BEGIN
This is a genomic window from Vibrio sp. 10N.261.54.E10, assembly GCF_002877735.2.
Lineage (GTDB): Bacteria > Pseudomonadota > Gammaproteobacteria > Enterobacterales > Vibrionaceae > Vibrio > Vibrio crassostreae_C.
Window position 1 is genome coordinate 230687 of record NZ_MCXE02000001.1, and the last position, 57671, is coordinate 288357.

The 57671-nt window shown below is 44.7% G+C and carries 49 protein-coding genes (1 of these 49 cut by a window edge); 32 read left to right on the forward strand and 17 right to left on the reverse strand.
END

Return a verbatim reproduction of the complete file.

This is a genomic window from Vibrio sp. 10N.261.54.E10, assembly GCF_002877735.2.
Lineage (GTDB): Bacteria > Pseudomonadota > Gammaproteobacteria > Enterobacterales > Vibrionaceae > Vibrio > Vibrio crassostreae_C.
Window position 1 is genome coordinate 230687 of record NZ_MCXE02000001.1, and the last position, 57671, is coordinate 288357.

The 57671-nt window shown below is 44.7% G+C and carries 49 protein-coding genes (1 of these 49 cut by a window edge); 32 read left to right on the forward strand and 17 right to left on the reverse strand.